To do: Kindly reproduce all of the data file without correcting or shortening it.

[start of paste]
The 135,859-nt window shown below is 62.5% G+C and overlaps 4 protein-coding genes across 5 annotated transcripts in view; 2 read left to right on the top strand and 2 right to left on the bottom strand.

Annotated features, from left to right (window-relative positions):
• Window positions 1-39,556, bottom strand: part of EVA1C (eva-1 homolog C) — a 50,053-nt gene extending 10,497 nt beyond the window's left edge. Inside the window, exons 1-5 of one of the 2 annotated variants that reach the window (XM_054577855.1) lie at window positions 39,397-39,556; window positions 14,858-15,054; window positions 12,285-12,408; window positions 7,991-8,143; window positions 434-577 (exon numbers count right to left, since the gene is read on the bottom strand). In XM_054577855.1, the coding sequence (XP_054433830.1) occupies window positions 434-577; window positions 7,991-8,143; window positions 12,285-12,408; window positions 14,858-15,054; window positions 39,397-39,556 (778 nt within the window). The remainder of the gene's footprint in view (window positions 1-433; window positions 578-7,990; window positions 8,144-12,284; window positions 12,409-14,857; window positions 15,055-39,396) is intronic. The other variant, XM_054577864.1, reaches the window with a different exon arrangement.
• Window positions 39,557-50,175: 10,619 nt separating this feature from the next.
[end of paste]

The 135,859-nt window shown below is 62.5% G+C and overlaps 4 protein-coding genes across 5 annotated transcripts in view; 2 read left to right on the top strand and 2 right to left on the bottom strand.

Annotated features, from left to right (window-relative positions):
• Window positions 1-39,556, bottom strand: part of EVA1C (eva-1 homolog C) — a 50,053-nt gene extending 10,497 nt beyond the window's left edge. Inside the window, exons 1-5 of one of the 2 annotated variants that reach the window (XM_054577855.1) lie at window positions 39,397-39,556; window positions 14,858-15,054; window positions 12,285-12,408; window positions 7,991-8,143; window positions 434-577 (exon numbers count right to left, since the gene is read on the bottom strand). In XM_054577855.1, the coding sequence (XP_054433830.1) occupies window positions 434-577; window positions 7,991-8,143; window positions 12,285-12,408; window positions 14,858-15,054; window positions 39,397-39,556 (778 nt within the window). The remainder of the gene's footprint in view (window positions 1-433; window positions 578-7,990; window positions 8,144-12,284; window positions 12,409-14,857; window positions 15,055-39,396) is intronic. The other variant, XM_054577864.1, reaches the window with a different exon arrangement.
• Window positions 39,557-50,175: 10,619 nt separating this feature from the next.